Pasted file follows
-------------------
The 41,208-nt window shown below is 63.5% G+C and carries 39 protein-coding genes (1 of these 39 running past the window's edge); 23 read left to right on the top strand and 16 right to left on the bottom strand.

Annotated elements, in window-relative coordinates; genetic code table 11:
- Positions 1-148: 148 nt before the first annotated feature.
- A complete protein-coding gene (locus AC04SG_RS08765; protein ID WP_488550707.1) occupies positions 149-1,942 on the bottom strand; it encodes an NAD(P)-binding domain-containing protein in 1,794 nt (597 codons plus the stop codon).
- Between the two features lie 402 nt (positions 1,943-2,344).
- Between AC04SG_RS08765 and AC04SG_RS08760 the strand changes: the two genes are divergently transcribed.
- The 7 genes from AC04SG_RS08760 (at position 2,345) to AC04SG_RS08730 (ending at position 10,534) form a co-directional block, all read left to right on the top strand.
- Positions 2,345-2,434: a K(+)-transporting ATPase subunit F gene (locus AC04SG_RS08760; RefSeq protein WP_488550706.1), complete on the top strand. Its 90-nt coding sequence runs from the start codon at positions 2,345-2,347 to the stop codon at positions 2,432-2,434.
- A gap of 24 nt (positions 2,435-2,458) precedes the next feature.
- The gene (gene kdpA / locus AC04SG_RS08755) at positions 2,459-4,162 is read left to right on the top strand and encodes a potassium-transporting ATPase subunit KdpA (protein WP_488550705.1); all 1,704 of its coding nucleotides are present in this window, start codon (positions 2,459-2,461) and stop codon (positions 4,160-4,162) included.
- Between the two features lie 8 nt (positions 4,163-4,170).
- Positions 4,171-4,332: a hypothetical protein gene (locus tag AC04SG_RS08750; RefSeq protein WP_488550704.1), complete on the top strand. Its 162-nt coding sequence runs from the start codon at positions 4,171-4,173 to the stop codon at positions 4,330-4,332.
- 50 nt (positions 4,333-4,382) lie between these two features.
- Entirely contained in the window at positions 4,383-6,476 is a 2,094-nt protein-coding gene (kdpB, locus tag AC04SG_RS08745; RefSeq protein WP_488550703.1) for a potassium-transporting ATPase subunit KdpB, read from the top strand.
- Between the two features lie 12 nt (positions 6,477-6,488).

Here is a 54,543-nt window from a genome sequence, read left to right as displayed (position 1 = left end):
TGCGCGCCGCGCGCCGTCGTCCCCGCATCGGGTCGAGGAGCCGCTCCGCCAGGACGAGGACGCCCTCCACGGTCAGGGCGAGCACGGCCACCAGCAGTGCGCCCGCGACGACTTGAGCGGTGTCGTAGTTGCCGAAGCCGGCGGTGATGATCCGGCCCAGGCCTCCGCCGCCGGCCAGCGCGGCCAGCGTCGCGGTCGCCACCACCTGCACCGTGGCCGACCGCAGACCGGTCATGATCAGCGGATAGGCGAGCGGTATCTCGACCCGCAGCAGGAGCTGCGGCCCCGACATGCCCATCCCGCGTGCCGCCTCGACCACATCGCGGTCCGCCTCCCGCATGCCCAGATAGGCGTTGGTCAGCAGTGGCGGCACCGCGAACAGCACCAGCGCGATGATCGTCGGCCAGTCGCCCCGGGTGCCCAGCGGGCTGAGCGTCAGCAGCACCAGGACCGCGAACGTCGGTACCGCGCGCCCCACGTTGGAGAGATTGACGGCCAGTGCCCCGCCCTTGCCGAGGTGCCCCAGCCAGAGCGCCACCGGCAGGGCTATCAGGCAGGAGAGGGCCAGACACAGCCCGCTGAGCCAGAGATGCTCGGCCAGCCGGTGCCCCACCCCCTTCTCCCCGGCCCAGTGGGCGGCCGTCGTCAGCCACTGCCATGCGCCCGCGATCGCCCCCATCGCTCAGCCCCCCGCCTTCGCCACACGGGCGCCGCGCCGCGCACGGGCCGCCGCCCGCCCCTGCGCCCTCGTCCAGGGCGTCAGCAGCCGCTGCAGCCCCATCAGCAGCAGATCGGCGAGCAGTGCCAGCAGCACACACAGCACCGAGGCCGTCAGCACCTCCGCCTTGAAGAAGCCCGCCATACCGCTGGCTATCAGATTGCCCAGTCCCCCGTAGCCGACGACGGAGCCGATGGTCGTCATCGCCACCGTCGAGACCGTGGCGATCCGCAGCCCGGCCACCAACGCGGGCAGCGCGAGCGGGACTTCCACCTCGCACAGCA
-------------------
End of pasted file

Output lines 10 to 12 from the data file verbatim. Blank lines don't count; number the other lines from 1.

- The gene (gene kdpA / locus AC04SG_RS08755) at positions 2,459-4,162 is read left to right on the top strand and encodes a potassium-transporting ATPase subunit KdpA (protein WP_488550705.1); all 1,704 of its coding nucleotides are present in this window, start codon (positions 2,459-2,461) and stop codon (positions 4,160-4,162) included.
- Between the two features lie 8 nt (positions 4,163-4,170).
- Positions 4,171-4,332: a hypothetical protein gene (locus tag AC04SG_RS08750; RefSeq protein WP_488550704.1), complete on the top strand. Its 162-nt coding sequence runs from the start codon at positions 4,171-4,173 to the stop codon at positions 4,330-4,332.